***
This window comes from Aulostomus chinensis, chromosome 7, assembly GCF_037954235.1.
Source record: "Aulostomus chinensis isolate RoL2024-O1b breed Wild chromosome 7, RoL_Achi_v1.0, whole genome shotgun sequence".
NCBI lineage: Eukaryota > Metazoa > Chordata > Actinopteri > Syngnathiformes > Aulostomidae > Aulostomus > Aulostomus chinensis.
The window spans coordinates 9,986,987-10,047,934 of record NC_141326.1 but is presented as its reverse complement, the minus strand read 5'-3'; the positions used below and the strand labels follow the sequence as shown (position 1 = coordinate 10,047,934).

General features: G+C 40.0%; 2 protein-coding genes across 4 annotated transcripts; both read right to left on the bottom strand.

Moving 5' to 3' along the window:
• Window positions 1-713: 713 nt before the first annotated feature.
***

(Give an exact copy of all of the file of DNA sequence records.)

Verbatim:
This window comes from Aulostomus chinensis, chromosome 7, assembly GCF_037954235.1.
Source record: "Aulostomus chinensis isolate RoL2024-O1b breed Wild chromosome 7, RoL_Achi_v1.0, whole genome shotgun sequence".
NCBI lineage: Eukaryota > Metazoa > Chordata > Actinopteri > Syngnathiformes > Aulostomidae > Aulostomus > Aulostomus chinensis.
The window spans coordinates 9,986,987-10,047,934 of record NC_141326.1 but is presented as its reverse complement, the minus strand read 5'-3'; the positions used below and the strand labels follow the sequence as shown (position 1 = coordinate 10,047,934).

General features: G+C 40.0%; 2 protein-coding genes across 4 annotated transcripts; both read right to left on the bottom strand.

Moving 5' to 3' along the window:
• Window positions 1-713: 713 nt before the first annotated feature.